Steve Smith is obviously the best offensive player, arguably the best player regardless of position, on the current roster. If we delve into his statistics from last season, we see that he had 83 total touches, in the form of 78 receptions and Five carries. This workload, divided by the 14 games in which he played, is only 5.9 touches per game.
Steve must touch the ball at least 150 times in a season if the Panthers are to be consistent winners. MINIMUM. How you ask? Well, being the offensive coordinator, it is Jeff Davidson's job to devise and call plays with a high success rate. This idea, of short, safe, high percentage throws that allow the receiver to gain yards after the catch is something almost foreign to the Panthers since Fox has taken the reigns. It is quite obvious that Fox prefers to take his shots down-field. And to his credit, this is a proven commodity when combined with a run-heavy, run-first offense. Do not confuse me with someone who does not understand the importance of the run-game.
But seriously, when you have an athlete like Steve Smith, I think it is your responsibility to get him the ball more than 83 times in 14 games. They no doubt tried, since many of Jake Delhomme's interceptions and incompletions were targeted for Smith. Ok, he needs more touches, but how does he get them smart guy?
Well, here's a stab at that question: In games like the Oakland debacle (where Jake is having a terrible day), why not put Steve in the backfield and fake a hand off or toss to him, and then throw a screen-pass to him? Shoot, hand if off to him the traditional way. Line him up in the wing and let him run a misdirection type package. Just get him the ball more than 5.9 times a game. This is not a ridiculous request considering the average NFL game has each offense running an average of 60 plays.
Steve Smith needs to be a run/pass threat...If you happened to watch any Florida Gator games during the last couple years, can you not say that Steve Smith would be even better if we had a package for him like the Pistol formation Florida used with Percy Harvin? This formation features a HB/WR position who lines up anywhere in the backfield, on either wing, and also in the slot. A package like this finds high percentage ways to get the ball to your best player(s). This way he is more of a run/pass threat, and defenses have to assign more than one, sometimes more than two defenders to him at all times. This kind of attention will naturally create more field for the rest of the skill players on offense.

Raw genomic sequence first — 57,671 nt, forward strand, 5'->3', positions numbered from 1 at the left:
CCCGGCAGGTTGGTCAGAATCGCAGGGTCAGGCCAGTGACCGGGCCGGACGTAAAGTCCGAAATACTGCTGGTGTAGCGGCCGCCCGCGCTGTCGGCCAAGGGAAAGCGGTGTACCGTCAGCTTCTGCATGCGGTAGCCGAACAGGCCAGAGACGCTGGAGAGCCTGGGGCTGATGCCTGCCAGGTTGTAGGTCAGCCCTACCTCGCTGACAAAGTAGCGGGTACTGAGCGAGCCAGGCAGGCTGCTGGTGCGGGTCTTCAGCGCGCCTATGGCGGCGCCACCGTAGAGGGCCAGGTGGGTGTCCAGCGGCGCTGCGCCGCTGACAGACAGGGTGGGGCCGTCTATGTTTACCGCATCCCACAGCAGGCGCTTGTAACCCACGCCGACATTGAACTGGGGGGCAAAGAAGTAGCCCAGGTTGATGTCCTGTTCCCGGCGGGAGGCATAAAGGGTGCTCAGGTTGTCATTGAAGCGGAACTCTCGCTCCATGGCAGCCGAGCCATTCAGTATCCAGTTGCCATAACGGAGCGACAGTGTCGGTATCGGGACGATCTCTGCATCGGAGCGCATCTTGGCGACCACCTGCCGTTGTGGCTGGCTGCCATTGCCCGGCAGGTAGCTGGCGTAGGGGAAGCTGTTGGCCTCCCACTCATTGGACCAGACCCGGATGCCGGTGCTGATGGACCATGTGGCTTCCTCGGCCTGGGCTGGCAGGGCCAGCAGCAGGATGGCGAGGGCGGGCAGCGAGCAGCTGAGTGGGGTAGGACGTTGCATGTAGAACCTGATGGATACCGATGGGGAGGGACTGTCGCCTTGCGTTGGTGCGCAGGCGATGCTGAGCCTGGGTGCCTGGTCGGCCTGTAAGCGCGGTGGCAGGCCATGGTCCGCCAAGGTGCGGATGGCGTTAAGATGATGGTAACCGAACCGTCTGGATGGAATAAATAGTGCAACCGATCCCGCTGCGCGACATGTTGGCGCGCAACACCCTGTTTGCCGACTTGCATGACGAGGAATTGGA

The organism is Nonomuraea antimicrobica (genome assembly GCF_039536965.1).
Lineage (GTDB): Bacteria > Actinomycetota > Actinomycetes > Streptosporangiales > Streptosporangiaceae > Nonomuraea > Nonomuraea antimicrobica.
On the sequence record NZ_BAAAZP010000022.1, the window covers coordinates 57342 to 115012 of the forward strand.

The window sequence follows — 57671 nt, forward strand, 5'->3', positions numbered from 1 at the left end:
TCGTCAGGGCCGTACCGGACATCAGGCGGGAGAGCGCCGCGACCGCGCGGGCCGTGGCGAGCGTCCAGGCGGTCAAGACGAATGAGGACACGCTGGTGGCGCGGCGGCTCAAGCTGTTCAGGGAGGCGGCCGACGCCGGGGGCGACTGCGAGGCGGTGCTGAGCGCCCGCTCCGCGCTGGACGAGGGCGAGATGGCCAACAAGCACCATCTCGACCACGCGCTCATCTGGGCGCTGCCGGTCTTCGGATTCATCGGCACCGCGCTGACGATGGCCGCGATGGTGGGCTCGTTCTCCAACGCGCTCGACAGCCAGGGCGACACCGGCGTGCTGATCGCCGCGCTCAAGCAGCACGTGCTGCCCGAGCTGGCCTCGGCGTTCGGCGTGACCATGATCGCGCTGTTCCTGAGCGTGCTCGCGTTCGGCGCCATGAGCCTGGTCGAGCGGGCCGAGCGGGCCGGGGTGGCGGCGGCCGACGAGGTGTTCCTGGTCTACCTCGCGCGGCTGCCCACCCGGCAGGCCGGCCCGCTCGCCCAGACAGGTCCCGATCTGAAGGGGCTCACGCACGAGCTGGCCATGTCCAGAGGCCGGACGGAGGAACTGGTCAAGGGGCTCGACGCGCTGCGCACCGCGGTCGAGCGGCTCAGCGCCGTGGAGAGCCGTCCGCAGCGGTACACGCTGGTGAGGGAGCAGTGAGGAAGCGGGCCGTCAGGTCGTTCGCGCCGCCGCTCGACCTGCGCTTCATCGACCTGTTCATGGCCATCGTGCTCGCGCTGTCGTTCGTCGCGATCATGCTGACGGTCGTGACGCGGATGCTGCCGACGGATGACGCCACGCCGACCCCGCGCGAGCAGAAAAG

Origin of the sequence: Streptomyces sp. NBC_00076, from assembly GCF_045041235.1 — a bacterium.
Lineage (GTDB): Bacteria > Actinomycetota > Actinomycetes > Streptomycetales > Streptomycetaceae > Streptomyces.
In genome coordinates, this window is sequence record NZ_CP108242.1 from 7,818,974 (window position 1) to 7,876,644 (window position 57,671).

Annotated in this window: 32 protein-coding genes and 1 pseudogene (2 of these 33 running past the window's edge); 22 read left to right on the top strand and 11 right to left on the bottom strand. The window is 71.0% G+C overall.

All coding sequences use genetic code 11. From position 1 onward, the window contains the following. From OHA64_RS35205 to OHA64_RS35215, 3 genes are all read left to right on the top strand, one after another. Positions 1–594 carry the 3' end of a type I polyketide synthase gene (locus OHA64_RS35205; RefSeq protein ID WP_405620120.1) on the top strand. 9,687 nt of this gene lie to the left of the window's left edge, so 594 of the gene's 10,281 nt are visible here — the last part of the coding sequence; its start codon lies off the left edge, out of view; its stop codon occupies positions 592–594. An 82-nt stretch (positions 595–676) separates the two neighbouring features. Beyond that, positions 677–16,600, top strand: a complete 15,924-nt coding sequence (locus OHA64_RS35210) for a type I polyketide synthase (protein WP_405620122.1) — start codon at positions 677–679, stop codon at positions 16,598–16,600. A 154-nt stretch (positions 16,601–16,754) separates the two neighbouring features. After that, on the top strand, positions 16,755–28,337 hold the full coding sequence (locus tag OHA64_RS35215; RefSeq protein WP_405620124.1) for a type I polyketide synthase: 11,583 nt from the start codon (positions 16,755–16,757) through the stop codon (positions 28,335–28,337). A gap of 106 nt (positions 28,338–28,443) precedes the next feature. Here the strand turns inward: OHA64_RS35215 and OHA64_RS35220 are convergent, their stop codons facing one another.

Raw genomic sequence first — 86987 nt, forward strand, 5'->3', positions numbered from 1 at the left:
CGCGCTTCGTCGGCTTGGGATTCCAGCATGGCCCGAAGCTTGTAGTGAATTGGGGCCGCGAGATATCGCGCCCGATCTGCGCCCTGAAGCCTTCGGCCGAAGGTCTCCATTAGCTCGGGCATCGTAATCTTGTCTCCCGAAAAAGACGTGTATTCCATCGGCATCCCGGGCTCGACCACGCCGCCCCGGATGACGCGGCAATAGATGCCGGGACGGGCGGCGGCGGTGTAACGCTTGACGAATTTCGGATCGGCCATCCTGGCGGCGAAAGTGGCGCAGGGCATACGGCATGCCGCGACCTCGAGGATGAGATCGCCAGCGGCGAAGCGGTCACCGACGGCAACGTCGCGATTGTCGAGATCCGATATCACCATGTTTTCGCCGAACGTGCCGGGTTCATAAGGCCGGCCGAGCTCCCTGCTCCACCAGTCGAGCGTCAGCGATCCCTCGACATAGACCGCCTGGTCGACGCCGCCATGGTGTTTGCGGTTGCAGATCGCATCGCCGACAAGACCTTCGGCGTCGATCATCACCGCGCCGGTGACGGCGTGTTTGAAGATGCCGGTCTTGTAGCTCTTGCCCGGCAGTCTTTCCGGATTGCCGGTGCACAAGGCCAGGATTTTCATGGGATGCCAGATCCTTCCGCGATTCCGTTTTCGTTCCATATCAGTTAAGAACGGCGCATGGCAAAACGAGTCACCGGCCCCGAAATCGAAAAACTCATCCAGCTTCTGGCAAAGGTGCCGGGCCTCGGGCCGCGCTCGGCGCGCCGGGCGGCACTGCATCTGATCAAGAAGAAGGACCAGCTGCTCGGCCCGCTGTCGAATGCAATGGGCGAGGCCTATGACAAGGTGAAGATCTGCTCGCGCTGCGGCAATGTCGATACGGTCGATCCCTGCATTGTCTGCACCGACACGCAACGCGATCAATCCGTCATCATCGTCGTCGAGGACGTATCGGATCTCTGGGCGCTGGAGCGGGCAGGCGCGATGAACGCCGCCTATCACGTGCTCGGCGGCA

Jeff Davidson moves him all over the place, yes, but it's not nearly enough. Personally, I think in 90% of the 3-Wide sets, Steve needs to be in the slot. Not only will he get favorable match-ups, but a drag route across the middle of the field is a shorter, safer, higher percentage throw, and with all that room that is often in the middle of the field, if he can make a Safety or LB miss, umm, bye bye.
In additon, it is clear that he does not get nearly as many WR screen passes thrown at him as he did a few years ago. In 2005, when he won the triple-crown, that was the bread and butter. There was really no run game to speak of. The constant threat of Steve beating a corner deap opens up this play call. It is underutilized at this point, and so is Steve Smith.
What are some other ways (besides punt or kick returns) to get Steve the ball? Please share them.